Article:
29 October 2020

What would the UK look like without fuel logistics?

This year has been anything but predictable. Alongside most of the world, the UK has faced a set of unique challenges in 2020, not least new extremes of supply and demand for the many logistics operations that keep the nation going.

For the UK’s fuel logistics industry, the need for its continued service has been vital. It’s enough to get us thinking about what the country could look like without the work of the fuel logistics sector. How many critical industries rely on bulk fuel delivery? We’ve taken a look at just a few.

Service stations

Great Britain’s network of 96 motorway service stations is there to sustain essential travel up and down the country, including for a wealth of other delivery and logistics fleets. Service stations have to keep a constant, carefully managed supply of wholesale fuel in stock in order to keep businesses and consumers on the road.

At a service station, fuel is the product, so competitive pricing, and speed, safety and reliability of fuel delivery is crucial. Precise management over stock levels equates to the healthiest profit margins on a product that’s subject to heavy legislation and constant market fluctuations, especially in recent months. Bulk fuel suppliers must provide safe, compliant and accurate delivery so that service stations can continue to keep motorways moving.

Emergency services

It could be disastrous for emergency service vehicles to ever be short on fuel. Under the Civil Contingencies Act 2004, ambulance, fire and police trusts must keep their own stocks of fuel in-house as well topping up at consumer forecourts or at in-house reserve sites through fuel cards. This wholesale ‘bunkered’ fuel, and its maintenance, means the emergency services can continue to operate even if local or national fuel supplies are disrupted in some way.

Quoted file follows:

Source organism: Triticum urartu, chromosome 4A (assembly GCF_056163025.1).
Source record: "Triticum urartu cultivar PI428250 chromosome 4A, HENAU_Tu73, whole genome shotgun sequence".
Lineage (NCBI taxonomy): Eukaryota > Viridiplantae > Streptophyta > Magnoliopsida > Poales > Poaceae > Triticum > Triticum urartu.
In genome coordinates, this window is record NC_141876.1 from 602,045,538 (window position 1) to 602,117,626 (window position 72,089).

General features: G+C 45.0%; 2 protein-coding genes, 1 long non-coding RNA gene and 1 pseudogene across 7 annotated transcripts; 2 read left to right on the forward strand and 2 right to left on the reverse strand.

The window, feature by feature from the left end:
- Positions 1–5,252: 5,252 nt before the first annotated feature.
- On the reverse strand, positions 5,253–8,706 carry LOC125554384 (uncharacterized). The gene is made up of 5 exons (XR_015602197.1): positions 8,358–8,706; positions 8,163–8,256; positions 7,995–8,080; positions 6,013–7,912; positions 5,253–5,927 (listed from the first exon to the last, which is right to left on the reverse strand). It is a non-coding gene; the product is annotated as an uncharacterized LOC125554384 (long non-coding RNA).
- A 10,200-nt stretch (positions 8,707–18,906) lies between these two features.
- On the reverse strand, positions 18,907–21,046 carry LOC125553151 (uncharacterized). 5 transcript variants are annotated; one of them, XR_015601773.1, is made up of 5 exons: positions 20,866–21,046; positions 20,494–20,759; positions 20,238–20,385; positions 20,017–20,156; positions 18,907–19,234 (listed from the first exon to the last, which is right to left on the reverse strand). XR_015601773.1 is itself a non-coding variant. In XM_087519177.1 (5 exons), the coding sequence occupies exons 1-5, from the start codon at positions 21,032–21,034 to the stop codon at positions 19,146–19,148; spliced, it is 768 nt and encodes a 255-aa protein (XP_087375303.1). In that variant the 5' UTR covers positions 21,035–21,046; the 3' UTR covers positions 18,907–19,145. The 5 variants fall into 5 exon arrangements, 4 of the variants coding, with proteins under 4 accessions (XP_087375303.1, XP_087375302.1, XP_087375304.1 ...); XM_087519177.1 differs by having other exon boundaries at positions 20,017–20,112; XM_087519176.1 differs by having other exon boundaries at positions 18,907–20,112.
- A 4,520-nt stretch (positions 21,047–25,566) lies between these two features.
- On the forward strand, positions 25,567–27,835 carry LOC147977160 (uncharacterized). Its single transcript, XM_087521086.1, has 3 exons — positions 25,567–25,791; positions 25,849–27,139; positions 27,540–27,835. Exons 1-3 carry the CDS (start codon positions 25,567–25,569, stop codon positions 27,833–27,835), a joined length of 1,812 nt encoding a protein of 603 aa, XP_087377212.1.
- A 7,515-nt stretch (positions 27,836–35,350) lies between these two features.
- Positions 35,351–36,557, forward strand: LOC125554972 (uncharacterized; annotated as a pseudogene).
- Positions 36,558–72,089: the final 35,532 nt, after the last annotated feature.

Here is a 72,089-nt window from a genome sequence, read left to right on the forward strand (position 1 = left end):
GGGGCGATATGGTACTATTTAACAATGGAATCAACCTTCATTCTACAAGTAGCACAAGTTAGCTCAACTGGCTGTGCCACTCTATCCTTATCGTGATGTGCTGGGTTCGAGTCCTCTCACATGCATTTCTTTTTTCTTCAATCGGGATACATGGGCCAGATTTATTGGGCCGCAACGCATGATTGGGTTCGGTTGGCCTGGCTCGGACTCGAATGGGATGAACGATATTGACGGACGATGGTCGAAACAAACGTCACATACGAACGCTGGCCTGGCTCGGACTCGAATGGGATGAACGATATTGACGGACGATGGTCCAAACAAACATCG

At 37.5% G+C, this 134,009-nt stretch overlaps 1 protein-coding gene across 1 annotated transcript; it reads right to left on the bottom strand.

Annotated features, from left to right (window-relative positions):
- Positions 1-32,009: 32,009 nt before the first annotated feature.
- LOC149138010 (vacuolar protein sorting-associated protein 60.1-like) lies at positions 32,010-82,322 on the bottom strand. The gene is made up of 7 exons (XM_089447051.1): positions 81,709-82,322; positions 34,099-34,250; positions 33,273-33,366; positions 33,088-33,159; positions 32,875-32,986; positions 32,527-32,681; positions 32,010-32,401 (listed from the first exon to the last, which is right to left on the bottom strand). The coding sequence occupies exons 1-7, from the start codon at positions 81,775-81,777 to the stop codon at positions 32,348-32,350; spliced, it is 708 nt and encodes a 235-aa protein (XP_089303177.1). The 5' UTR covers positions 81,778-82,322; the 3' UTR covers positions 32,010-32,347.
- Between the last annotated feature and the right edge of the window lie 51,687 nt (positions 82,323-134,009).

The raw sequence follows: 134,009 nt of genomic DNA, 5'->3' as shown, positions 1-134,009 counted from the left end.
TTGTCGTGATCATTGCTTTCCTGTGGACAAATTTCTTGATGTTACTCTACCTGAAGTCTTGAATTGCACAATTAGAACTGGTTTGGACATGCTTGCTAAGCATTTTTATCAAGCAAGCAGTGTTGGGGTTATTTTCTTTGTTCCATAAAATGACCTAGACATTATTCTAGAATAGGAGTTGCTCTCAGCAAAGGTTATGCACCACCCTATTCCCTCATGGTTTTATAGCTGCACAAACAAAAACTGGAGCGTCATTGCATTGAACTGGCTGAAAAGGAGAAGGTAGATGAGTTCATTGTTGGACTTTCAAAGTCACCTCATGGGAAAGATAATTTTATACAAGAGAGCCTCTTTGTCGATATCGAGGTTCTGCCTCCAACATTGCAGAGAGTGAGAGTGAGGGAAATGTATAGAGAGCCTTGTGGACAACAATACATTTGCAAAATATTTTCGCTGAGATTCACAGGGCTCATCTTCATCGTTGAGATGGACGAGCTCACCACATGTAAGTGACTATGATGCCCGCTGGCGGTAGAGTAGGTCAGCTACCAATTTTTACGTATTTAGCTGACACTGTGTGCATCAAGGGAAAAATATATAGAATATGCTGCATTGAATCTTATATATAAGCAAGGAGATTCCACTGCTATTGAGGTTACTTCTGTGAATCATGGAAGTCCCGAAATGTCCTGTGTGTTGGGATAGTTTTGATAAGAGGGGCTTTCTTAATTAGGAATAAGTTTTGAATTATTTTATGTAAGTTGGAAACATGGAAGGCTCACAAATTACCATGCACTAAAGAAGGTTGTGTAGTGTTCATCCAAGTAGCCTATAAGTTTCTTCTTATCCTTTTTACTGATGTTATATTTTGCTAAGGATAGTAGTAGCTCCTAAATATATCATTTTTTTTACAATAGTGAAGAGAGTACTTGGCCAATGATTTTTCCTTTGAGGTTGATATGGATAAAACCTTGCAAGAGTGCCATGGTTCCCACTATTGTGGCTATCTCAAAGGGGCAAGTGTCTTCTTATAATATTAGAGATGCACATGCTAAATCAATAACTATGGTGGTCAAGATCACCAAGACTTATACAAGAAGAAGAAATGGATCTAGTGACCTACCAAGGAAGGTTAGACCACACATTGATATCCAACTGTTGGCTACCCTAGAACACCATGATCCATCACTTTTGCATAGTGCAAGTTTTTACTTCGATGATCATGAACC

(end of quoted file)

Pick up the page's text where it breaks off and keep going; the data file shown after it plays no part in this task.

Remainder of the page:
Bunkered fuel is cheaper and reduces operational downtime through refuelling, whilst forecourts offer flexibility and negate the need to return to base. Trusts therefore continually reassess the proportion of each type of fuel they use. Either way, bulk fuel delivery is needed to ensure supplies of bunkered and forecourt fuel are ready for emergency services at a moment’s notice.


The UK’s farming sector cannot function without fuel to power agricultural vehicles and machinery, and a lack of fuel would soon mean shortages in essential crops and produce. Agricultural vehicles, such as tractors and ploughs, are too big to refuel at the forecourt, so farmers rely on fuel delivery to come to them, from ultra-low sulphur diesel and red diesel to ultra-low sulphur petrol and kerosene.

Many farms also store their own supplies of fuel in storage tanks for grain heating and drying, as well as running machinery and vehicles. Bulk fuel operators provide agricultural businesses with specialist off-road ‘red diesel’ at a lower fuel tax duty rate, distinguishable from normal white diesel by its distinctive red dye.


Construction is another industry that relies heavily on fuel delivery, particularly red diesel. Since most construction equipment must be refuelled every three to four hours, many building sites have their own fuel storage compound which must be regularly resupplied by a bulk fuel provider around the clock, day or night. Supporting bulk fuel delivery for any industry

A quick look at just four sectors that rely on bulk fuel delivery reveals just how integral the industry is to the UK. However, regardless of the type of operations a bulk fuel provider caters to, it needs digital support to offer a streamlined and competitive service. Our planning and optimisation solutions give bulk fuel businesses an operation-wide view, for enhanced efficiency, cost-saving and data insight. 

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